One finding from the 2017 study might make the apparent existence of D3-specific effects even more concerning. After 12 weeks, the D2 supplement group had less D3 in the blood than the placebo group, suggesting that D2 may deplete D3.
“When you get some D2, your natural levels of vitamin D3 are depleted,” says Smith, “so the actual amounts of that — what we consider the good stuff now — it's actually reduced by taking a vitamin D2 supplement.”
How This Affects Longevity — Interferons are released by cells to communicate that a certain cell is under attack, causing nearby cells to raise their defenses. They coordinate the defenses against an infection and interfere with viruses and bacteria by helping to block them from the cells they need to replicate. (Hence the name interferons.)
Some research has indicated that low interferon levels are associated with severe cases of Covid-19, which would make sense given their virus-fighting capacities.
Why It’s a Hack — This is not the only study that found an effect, other than potency, that seemed to elevate vitamin D3 over D2.
Some research indicates that only D3 is correlated with lowered risk of cancer death. A study published last year showed high D3 levels were correlated to less severe depression symptoms while D2 levels had no statistically significant relationship.
After ten years of research trouncing it, you might wonder why vitamin D2 supplements haven’t been dubbed obsolete and yanked off pharmacy shelves.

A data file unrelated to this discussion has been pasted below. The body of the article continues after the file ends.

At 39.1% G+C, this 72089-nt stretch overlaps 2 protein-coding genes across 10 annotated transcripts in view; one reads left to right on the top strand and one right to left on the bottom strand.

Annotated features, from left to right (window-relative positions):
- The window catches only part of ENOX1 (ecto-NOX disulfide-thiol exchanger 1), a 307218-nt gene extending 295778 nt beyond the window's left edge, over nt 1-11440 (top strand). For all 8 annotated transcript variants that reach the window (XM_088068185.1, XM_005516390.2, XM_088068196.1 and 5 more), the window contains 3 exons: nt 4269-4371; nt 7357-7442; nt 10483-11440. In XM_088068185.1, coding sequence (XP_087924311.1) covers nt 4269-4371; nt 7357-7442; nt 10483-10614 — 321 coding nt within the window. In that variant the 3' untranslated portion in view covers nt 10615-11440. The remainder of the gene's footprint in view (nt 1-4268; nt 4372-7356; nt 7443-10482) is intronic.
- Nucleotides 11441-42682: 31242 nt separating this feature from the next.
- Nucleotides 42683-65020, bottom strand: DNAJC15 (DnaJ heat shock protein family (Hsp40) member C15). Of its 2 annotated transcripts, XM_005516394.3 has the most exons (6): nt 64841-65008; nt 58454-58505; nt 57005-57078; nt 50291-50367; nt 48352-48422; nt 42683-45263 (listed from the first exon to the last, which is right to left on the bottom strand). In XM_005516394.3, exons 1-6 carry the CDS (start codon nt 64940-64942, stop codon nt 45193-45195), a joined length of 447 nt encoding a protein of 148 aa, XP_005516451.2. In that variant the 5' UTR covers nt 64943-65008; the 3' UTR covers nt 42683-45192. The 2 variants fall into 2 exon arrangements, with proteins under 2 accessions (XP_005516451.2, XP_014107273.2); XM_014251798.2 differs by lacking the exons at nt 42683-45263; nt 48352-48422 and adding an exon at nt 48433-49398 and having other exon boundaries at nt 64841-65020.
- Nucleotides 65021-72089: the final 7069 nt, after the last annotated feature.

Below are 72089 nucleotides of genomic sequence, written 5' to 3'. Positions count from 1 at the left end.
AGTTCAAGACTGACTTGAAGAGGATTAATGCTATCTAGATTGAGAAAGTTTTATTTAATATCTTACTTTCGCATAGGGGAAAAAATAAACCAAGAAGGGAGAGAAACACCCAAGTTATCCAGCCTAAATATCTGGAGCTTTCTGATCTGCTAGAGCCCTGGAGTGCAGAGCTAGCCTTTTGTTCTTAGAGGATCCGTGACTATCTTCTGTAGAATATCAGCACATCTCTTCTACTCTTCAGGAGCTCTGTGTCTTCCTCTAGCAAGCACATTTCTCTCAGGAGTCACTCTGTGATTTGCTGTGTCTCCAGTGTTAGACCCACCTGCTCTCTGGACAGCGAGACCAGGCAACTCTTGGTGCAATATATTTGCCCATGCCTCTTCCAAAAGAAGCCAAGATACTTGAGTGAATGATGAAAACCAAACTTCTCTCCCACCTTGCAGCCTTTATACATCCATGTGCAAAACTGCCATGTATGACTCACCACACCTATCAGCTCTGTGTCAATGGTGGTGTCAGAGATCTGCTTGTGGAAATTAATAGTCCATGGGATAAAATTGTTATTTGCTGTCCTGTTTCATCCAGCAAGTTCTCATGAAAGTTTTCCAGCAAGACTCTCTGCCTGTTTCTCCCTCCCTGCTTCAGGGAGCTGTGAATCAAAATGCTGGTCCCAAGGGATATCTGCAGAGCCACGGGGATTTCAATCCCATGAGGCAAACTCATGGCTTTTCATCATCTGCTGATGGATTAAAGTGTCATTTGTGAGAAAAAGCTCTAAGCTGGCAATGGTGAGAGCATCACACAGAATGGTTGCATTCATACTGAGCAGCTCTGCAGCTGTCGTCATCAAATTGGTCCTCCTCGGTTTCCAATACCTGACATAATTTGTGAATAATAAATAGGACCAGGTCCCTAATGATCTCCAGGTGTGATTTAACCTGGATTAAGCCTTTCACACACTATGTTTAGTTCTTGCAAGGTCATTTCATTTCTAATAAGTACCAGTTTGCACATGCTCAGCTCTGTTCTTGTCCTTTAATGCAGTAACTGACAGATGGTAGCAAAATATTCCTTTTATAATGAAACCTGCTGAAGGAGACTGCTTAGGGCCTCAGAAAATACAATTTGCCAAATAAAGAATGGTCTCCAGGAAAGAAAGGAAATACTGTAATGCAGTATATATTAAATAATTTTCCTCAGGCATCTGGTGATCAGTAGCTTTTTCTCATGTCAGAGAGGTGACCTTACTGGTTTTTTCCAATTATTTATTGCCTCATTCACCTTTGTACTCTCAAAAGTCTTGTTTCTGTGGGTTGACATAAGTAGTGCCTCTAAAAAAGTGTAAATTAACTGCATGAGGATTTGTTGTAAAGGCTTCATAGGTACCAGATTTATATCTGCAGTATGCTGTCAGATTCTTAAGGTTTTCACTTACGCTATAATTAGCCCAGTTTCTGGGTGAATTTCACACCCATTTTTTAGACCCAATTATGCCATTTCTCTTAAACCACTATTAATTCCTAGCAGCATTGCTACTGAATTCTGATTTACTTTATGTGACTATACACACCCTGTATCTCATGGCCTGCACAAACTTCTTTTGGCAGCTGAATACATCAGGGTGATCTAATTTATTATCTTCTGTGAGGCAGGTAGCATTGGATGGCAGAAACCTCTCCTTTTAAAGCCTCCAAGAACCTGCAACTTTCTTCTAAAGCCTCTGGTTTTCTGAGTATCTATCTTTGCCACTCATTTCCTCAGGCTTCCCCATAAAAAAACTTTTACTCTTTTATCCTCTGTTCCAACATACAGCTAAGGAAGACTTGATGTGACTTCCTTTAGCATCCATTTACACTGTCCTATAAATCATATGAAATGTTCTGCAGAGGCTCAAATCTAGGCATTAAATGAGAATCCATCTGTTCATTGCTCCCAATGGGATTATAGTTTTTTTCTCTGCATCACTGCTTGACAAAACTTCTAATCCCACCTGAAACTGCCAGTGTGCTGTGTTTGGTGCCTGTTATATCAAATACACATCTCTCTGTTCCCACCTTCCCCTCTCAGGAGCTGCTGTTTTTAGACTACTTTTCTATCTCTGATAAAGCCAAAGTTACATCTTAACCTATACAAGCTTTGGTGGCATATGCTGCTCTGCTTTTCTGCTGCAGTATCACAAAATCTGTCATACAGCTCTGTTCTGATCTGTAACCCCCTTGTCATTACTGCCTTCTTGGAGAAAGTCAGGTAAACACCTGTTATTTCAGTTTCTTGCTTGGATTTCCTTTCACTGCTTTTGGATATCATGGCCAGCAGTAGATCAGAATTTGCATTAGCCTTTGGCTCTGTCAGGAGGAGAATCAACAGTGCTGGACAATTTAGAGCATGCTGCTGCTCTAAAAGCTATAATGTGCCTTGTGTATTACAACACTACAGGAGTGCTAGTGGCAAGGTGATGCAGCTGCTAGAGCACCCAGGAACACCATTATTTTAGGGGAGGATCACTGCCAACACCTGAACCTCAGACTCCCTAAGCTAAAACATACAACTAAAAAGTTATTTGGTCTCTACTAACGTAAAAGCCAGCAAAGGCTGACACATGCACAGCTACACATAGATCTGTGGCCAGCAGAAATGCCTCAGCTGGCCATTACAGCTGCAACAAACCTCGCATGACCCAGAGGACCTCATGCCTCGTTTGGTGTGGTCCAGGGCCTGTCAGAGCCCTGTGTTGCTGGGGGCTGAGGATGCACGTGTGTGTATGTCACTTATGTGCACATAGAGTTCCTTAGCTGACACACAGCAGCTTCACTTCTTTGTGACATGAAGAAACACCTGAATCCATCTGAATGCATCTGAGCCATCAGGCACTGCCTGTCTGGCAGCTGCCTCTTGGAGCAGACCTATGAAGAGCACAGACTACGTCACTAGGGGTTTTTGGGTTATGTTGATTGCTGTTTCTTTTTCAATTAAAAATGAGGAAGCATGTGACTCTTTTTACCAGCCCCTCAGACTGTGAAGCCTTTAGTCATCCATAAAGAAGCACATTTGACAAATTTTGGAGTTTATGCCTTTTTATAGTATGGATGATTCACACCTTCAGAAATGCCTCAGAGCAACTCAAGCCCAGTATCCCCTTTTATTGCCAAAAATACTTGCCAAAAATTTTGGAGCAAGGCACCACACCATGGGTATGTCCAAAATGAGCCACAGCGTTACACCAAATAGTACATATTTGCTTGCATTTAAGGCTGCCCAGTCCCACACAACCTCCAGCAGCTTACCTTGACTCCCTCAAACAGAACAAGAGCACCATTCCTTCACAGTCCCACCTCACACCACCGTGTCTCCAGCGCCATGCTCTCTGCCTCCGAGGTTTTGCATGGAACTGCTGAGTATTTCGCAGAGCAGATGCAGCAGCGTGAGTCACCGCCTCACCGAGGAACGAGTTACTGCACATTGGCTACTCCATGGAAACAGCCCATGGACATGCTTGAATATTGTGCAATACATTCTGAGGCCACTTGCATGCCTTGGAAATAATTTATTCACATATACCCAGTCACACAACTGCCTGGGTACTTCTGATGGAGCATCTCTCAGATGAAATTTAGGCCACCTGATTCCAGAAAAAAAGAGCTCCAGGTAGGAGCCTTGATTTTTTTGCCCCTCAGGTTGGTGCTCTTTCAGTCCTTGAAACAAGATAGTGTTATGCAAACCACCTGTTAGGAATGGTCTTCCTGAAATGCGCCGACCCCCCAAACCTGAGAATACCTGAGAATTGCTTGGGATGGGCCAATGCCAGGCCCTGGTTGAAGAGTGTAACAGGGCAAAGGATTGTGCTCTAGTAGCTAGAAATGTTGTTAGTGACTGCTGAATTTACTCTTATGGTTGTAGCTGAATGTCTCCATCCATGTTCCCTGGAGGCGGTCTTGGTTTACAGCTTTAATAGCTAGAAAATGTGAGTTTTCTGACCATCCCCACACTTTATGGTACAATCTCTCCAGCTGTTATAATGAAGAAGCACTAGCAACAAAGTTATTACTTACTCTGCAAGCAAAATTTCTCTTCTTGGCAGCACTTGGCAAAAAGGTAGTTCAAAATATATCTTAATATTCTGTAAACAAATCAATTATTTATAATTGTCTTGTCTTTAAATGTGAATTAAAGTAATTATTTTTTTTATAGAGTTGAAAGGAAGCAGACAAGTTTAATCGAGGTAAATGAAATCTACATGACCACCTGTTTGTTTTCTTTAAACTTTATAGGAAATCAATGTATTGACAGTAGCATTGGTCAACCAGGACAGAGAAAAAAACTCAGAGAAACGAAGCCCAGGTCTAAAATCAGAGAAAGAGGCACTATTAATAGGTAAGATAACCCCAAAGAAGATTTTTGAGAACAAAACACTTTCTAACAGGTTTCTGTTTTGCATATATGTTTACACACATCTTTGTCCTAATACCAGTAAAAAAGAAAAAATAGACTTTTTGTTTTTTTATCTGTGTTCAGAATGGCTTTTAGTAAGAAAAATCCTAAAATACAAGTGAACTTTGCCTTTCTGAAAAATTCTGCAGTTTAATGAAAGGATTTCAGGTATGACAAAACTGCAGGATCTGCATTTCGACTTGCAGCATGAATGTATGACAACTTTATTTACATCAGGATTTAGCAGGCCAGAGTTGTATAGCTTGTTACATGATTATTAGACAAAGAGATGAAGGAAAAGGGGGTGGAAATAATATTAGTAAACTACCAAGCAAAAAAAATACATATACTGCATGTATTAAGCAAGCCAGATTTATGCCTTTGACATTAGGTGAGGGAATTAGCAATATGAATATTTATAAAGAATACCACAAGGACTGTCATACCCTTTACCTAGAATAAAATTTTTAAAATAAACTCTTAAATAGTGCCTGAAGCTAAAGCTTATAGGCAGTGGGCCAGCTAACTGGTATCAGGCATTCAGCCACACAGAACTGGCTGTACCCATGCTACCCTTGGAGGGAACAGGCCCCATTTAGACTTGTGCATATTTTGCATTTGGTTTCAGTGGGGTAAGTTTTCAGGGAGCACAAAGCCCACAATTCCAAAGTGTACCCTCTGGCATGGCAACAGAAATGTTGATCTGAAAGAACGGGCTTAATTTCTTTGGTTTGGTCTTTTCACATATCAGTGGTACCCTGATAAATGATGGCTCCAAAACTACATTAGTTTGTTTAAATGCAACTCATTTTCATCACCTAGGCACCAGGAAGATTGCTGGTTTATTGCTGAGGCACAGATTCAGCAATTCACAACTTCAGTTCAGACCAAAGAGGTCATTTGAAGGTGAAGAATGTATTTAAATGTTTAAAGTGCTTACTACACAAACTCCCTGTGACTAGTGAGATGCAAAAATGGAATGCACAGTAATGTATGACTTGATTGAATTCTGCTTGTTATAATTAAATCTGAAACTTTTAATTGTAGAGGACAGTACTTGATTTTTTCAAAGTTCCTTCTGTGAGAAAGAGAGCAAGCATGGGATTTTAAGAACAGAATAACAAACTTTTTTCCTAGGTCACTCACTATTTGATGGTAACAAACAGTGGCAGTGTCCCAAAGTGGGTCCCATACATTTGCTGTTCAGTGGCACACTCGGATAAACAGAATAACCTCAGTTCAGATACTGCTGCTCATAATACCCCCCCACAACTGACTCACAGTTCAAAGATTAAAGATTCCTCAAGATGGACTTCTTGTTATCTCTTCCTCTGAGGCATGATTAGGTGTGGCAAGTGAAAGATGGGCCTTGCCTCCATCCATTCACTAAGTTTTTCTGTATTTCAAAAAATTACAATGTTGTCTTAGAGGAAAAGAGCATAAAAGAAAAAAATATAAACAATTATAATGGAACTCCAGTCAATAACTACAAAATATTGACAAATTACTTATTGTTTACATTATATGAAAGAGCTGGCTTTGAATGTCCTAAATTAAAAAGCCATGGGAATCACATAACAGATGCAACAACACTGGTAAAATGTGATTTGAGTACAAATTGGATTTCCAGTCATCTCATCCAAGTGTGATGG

D3 supplements are usually derived from sheep’s wool, making them an animal product unsuitable for vegans or some people with religious dietary restrictions. (If you hunt around, you can find vegan D3 made from lichen, an algae/fungus plant organism.)
Also, some medical professionals are not convinced that it gets much better end results. From the Cleveland Clinic’s blog: “D3 may be a little more potent than D2, but there’s not a huge difference, so either is fine.”
It also should be noted that, while vitamin D receptors intriguingly appear throughout the body, medical authorities only agree, more or less, on one goal for use: upping vitamin D levels improves bone strength. Other findings only suggest benefits for cognitive, cardiovascular, and immune system health.
The immune system effects outlined in the new study are inconclusive. The data “suggests that further investigation … is warranted,” it states.
This is probably not forthcoming soon, says Smith, because of the $1.5 million price tag for a comprehensive clinical trial comparing D3 to D2 to a placebo with thousands of ethnically diverse participants.
On that note: The effect on gene transcription was limited to the white participants in this study and did not show up in the women of South Asian ethnicities. White people have often been shown to be more vitamin D deficient in academic research.
If D3 really is the better vitamin D, you are probably not getting it through fortification in the food supply, the first and still most common way in which the industrialized world has dealt with mass deficiencies. That almost exclusively relies on D2.
Starting in the 1930s, medical authorities successfully pressured food suppliers to fortify their products with vitamin D, slipping it into bread, breakfast cereal, orange juice, and especially milk. They mostly use D2, derived from fungus, which is cheaper to produce.
Smith says that it is obvious that D3 is the better choice when supplement shopping.
“Well, we will put it this way: If you're faced with taking a vitamin that your body naturally produces or taking a vitamin that’s made by shining ultraviolet light on mushrooms, what would you take?” He adds that until very recently in their history, humans consumed very little D2 “compared to D3. It could be that D2 has no real physiological role in humans.”
After millennia of evolving in the sunlight, synthesizing a healthy load of D3, humans started relying on D2 only a century ago, making any differences between the two starkly important.
Hack Score — 4 out of 10 fighting cytokines 🧬🧬🧬🧬